But classic retailers have been much slower on the uptake. Even though big retailers were the pioneers of loyalty cards – which have always been far more about the data than the loyalty – they’ve failed to keep up with the way that e-retailers use customer data to carefully manage the customers’ journey – making it smoother, more personalised and more enjoyable. We already have the tools to provide the same experience for in-store customers, the questions is: are retailers ready for it? 

What is driving the transformation of retail marketing?

In the glorious era of the first department stores and shopping malls both retail and retail marketing were full of sparkling innovation. In the last two decades physical retail ceased to lead the charge – it staggered behind, playing catch-up as other arenas set the major trends of the decade. The marketing strategies and messages it used were no different; they were reactive rather than proactive.   

So what is – or should be – driving the transformation of retail marketing? Necessity really. It’s do or die. Retail requires reinvention; marketing should be at the forefront of this change, and digitalisation should be the backbone. We need a retail renaissance.

Why should newer generation customers visit brick-and-mortar stores? How can we attract them? These questions may sound simple, but this is the way we should approach the problem. The floorplan and the functionality of the shop hasn’t changed much in the past few decades – which is a surprising mistake, considering that pretty much every other paradigm of existence has, from transport, to eating out, to working and doing business, to holidaying and travelling. 

The core issue I’m seeing here is an increasing need for new strategic thinkers and visionary leaders being able to first identify and  name these problems, then try to break the solution down to a feasible action plan. Digitalisation can help as a mechanism to both support and facilitate the real world customer experience –from behind-the-scene customer management platforms to in-the-pocket personal shopping assistants. 

The key thing is the point I made initially to this question: retailers used to be a dominant force in shaping consumer trends, behaviours and needs. But at some point they lost their footing, and found themselves playing catch-up to external forces. In this sense then, the main task of retail is to regain control and drive flow, using digitalisation as a key turning point.

See Also

Modernising retail

What kind of trends and innovations have you noticed emerging in retail (marketing communication) recently?

Although COVID hit hard on classic retail, the promising new signs are there: Sparkasse Bank realised that younger clientele below 35 do not like going to its branches. They started transforming their outlets: changing to new furniture, new colour schemes, creating a new floorplan and implementing new “waitertanment” ideas. There is no in-depth analysis available yet, but the first customer satisfaction surveys look promising.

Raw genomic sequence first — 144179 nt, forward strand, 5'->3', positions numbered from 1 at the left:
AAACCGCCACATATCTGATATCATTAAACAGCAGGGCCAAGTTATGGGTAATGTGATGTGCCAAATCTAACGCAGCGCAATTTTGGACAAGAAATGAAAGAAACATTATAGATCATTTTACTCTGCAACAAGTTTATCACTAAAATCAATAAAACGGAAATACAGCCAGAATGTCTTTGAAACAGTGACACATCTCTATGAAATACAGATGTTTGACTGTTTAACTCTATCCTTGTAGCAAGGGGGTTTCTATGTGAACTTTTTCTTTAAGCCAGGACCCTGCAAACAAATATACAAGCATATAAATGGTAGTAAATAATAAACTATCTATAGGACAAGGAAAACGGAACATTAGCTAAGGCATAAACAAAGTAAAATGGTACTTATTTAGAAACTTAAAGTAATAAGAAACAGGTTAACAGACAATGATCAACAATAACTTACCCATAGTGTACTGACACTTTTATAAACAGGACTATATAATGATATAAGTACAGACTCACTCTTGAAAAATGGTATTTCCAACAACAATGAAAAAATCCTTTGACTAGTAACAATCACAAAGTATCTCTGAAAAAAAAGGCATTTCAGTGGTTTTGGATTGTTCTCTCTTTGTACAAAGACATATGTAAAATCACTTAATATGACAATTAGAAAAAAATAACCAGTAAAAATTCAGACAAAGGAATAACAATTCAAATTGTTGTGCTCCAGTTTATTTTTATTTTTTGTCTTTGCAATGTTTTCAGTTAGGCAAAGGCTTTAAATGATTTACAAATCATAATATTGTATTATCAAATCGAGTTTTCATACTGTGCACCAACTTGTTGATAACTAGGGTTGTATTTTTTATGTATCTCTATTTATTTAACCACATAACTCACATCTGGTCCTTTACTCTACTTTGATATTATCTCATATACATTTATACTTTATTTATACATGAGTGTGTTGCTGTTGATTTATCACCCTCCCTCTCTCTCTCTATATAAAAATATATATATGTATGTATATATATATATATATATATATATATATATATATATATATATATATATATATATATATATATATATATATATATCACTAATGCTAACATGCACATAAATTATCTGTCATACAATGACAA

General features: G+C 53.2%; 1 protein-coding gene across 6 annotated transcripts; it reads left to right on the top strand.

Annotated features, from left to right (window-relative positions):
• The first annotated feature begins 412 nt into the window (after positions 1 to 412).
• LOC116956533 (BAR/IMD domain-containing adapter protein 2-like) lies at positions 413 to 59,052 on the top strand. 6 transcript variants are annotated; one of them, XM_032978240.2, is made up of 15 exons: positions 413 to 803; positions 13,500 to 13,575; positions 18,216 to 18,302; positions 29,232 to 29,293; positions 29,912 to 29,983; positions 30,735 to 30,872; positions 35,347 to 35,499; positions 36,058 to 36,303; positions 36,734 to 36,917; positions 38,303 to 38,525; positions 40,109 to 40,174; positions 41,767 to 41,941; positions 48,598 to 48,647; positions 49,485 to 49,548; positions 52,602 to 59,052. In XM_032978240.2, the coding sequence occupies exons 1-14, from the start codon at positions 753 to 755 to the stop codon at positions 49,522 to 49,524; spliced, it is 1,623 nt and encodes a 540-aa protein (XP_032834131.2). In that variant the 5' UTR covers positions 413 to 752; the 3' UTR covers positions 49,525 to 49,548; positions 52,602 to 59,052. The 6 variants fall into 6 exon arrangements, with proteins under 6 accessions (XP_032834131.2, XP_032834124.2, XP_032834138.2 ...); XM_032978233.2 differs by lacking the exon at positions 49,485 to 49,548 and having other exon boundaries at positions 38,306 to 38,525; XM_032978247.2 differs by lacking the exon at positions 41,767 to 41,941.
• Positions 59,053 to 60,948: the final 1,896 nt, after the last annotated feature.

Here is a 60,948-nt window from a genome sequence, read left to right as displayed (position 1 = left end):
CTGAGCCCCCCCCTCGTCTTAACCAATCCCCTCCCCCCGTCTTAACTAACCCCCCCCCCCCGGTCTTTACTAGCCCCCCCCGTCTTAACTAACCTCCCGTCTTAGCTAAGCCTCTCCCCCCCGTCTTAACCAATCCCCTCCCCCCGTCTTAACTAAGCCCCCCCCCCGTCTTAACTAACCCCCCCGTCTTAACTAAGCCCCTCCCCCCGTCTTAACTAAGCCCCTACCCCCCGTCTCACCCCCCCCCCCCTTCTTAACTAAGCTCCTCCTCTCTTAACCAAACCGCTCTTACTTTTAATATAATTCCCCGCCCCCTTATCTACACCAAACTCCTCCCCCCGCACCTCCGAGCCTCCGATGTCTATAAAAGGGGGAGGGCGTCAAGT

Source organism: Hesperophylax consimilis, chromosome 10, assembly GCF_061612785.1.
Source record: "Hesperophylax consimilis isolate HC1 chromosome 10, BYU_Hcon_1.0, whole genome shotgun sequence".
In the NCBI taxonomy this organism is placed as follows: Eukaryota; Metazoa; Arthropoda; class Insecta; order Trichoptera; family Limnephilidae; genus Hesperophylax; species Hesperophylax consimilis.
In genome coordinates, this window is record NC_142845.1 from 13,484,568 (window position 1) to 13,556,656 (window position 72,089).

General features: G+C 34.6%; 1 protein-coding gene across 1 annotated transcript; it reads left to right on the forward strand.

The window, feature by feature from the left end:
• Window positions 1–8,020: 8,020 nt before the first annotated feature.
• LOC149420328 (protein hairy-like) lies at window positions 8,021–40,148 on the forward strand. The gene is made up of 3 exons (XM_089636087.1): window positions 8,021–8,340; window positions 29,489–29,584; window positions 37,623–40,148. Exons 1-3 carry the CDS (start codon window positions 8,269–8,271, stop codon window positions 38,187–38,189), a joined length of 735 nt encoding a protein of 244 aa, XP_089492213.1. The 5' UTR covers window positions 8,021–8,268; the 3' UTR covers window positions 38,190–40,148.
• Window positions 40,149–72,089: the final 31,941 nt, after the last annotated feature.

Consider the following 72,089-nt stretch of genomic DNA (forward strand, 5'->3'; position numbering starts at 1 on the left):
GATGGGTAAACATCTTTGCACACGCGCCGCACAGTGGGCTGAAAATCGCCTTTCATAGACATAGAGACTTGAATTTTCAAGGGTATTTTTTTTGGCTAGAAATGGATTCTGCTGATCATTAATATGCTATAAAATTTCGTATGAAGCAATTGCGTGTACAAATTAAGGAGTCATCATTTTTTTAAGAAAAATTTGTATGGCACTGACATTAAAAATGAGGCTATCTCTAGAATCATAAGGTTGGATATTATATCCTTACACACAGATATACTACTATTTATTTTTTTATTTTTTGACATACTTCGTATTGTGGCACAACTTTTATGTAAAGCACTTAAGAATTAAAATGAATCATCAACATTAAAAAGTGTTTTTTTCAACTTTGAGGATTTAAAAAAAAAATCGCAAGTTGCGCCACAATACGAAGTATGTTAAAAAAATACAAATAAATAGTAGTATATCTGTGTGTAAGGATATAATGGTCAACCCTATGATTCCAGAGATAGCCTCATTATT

Petrol station networks are restructuring their marketing inventory – creating longer and more involved contact times (and spending) as a result of improved product offerings in their shops: we might even spend half an hour at a petrol station with a coffee shop. Screens are everywhere in the malls but instead of recreating a dull “in-store TV broadcast”, more and more managers are opting for interactive screens with value added functions. 

When it comes to these added functions, it needs to be considered. Aiding consumer orientation is vital, whilst forecasting the weather is not. Suggesting alternative or additional stores linked to the consumer purchase intention is smart – showing the highest bidder as the main result isn’t. Showing a digital mirror with AR is fancy, but that doesn’t provide real time availability regarding sizes and colours of the item. Again, it comes down to using these technologies in a considered way that tallies with a deep understanding of customer needs and expectations, not just implementing gimmicks for the sake of it.

What is your take on advertising on TV vs. social media? 

In the last episode of Bridget Jones (back in 2016) our beloved protagonist declared that in the modern era everyone can and will broadcast. This sadly became true. The insane rise of social media networks has been, in essence, due to the multiplication of individualized content streams. Internet portals didn’t die – they just metamorphosed into millions of Facebook and Insta feeds. 

TV will not die either. It’s already made the digital leap, and pretty soon the on-demand paradigm will fully take over from linear content streams. So far, on-demand has favoured the subscription model, rather than advertising (with Youtube being a glaring exception, and one that is arguably overplaying its hand). 

But despite constant efforts to out-evolve conventional advertising models, that particular paradigm is here to stay. Advertising always follows platform evolution – though often with some delay (Facebook was born in 2004 but introduced ads in 2007 only). The keyword is always efficiency, which goes hand in hand with customisation. My bet is on a personalised broadcasting stream with individualised advertising inserts – ideally interacting with the location and physical customer journey. Sounds futuristic, doesn’t it? Yet, technologically, this has all already been available for years.

But whilst individual brands leverage these mediums as a part of their strategy, you rarely see actual retail outlets do the same. It’s like they feel that by venturing over into the territory of the enemy (the online world), they’re admitting defeat. This isn’t the case – indeed, that’s exactly where they need to carve out a foothold – fetching back their consumers from the ‘dark side’ and into the light of the real world. 


It’s clear then: retail has a lot of work to do if it’s to shore up the losses that have been made in the wake of an online revolution and a subsequent global pandemic. And whilst we perhaps don’t want to go as far as a ‘Minority Report’ world where adverts scan our eyeballs and literally yell for our attention, it seems clear that digitisation can be harnessed in a whole host of ways to augment the customer experience and leverage the true value of bricks-and-mortar shopping: namely, interaction and experience.